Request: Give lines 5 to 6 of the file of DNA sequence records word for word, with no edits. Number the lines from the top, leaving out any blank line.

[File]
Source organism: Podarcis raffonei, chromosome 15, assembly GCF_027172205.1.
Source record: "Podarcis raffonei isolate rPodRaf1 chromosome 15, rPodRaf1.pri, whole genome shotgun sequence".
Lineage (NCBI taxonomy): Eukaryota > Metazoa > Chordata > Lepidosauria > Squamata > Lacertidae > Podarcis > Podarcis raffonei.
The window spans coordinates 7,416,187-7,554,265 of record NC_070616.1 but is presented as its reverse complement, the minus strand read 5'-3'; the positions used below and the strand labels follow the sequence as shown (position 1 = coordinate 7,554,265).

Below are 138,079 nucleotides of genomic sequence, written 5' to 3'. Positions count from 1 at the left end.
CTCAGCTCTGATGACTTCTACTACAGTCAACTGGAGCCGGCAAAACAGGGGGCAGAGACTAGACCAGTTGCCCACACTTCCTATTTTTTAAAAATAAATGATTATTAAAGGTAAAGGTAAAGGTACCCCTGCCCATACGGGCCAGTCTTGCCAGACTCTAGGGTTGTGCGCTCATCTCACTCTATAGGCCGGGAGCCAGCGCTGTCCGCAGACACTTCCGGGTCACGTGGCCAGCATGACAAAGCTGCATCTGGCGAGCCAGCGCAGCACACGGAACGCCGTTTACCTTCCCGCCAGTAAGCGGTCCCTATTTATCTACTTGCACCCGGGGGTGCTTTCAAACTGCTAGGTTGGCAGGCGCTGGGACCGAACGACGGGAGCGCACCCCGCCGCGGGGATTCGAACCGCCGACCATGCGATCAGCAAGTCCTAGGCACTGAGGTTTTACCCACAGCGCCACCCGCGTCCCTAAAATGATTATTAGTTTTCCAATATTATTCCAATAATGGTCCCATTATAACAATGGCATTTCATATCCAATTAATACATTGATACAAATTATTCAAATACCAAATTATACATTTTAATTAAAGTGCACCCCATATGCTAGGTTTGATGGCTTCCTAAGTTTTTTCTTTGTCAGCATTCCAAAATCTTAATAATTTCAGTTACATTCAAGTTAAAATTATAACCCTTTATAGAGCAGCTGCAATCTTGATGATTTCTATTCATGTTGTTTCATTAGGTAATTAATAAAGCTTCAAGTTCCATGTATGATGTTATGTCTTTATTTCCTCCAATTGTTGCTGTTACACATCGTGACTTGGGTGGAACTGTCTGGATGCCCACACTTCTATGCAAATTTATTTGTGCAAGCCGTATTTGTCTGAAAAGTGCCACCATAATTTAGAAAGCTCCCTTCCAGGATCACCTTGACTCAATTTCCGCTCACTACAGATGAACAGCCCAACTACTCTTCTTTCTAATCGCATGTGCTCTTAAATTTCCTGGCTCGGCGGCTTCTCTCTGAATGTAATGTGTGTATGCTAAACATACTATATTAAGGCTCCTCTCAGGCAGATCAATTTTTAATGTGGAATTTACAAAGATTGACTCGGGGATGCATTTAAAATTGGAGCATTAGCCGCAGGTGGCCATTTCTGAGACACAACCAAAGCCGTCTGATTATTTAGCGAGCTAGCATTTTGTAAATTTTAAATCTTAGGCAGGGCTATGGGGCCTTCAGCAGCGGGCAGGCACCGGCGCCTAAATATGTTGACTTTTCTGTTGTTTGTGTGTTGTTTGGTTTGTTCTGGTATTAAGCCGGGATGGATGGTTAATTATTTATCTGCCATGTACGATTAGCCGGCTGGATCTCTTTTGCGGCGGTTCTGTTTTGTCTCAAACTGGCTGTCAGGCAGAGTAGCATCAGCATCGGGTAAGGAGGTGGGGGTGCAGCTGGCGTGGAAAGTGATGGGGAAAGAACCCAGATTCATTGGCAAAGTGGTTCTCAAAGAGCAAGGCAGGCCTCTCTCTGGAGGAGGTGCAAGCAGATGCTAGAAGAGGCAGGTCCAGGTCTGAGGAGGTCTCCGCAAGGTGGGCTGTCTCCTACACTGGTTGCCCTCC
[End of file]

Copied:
Below are 138,079 nucleotides of genomic sequence, written 5' to 3'. Positions count from 1 at the left end.
CTCAGCTCTGATGACTTCTACTACAGTCAACTGGAGCCGGCAAAACAGGGGGCAGAGACTAGACCAGTTGCCCACACTTCCTATTTTTTAAAAATAAATGATTATTAAAGGTAAAGGTAAAGGTACCCCTGCCCATACGGGCCAGTCTTGCCAGACTCTAGGGTTGTGCGCTCATCTCACTCTATAGGCCGGGAGCCAGCGCTGTCCGCAGACACTTCCGGGTCACGTGGCCAGCATGACAAAGCTGCATCTGGCGAGCCAGCGCAGCACACGGAACGCCGTTTACCTTCCCGCCAGTAAGCGGTCCCTATTTATCTACTTGCACCCGGGGGTGCTTTCAAACTGCTAGGTTGGCAGGCGCTGGGACCGAACGACGGGAGCGCACCCCGCCGCGGGGATTCGAACCGCCGACCATGCGATCAGCAAGTCCTAGGCACTGAGGTTTTACCCACAGCGCCACCCGCGTCCCTAAAATGATTATTAGTTTTCCAATATTATTCCAATAATGGTCCCATTATAACAATGGCATTTCATATCCAATTAATACATTGATACAAATTATTCAAATACCAAATTATACATTTTAATTAAAGTGCACCCCATATGCTAGGTTTGATGGCTTCCTAAGTTTTTTCTTTGTCAGCATTCCAAAATCTTAATAATTTCAGTTACATTCAAGTTAAAATTATAACCCTTTATAGAGCAGCTGCAATCTTGATGATTTCTATTCATGTTGTTTCATTAGGTAATTAATAAAGCTTCAAGTTCCATGTATGATGTTATGTCTTTATTTCCTCCAATTGTTGCTGTTACACATCGTGACTTGGGTGGAACTGTCTGGATGCCCACACTTCTATGCAAATTTATTTGTGCAAGCCGTATTTGTCTGAAAAGTGCCACCATAATTTAGAAAGCTCCCTTCCAGGATCACCTTGACTCAATTTCCGCTCACTACAGATGAACAGCCCAACTACTCTTCTTTCTAATCGCATGTGCTCTTAAATTTCCTGGCTCGGCGGCTTCTCTCTGAATGTAATGTGTGTATGCTAAACATACTATATTAAGGCTCCTCTCAGGCAGATCAATTTTTAATGTGGAATTTACAAAGATTGACTCGGGGATGCATTTAAAATTGGAGCATTAGCCGCAGGTGGCCATTTCTGAGACACAACCAAAGCCGTCTGATTATTTAGCGAGCTAGCATTTTGTAAATTTTAAATCTTAGGCAGGGCTATGGGGCCTTCAGCAGCGGGCAGGCACCGGCGCCTAAATATGTTGACTTTTCTGTTGTTTGTGTGTTGTTTGGTTTGTTCTGGTATTAAGCCGGGATGGATGGTTAATTATTTATCTGCCATGTACGATTAGCCGGCTGGATCTCTTTTGCGGCGGTTCTGTTTTGTCTCAAACTGGCTGTCAGGCAGAGTAGCATCAGCATCGGGTAAGGAGGTGGGGGTGCAGCTGGCGTGGAAAGTGATGGGGAAAGAACCCAGATTCATTGGCAAAGTGGTTCTCAAAGAGCAAGGCAGGCCTCTCTCTGGAGGAGGTGCAAGCAGATGCTAGAAGAGGCAGGTCCAGGTCTGAGGAGGTCTCCGCAAGGTGGGCTGTCTCCTACACTGGTTGCCCTCC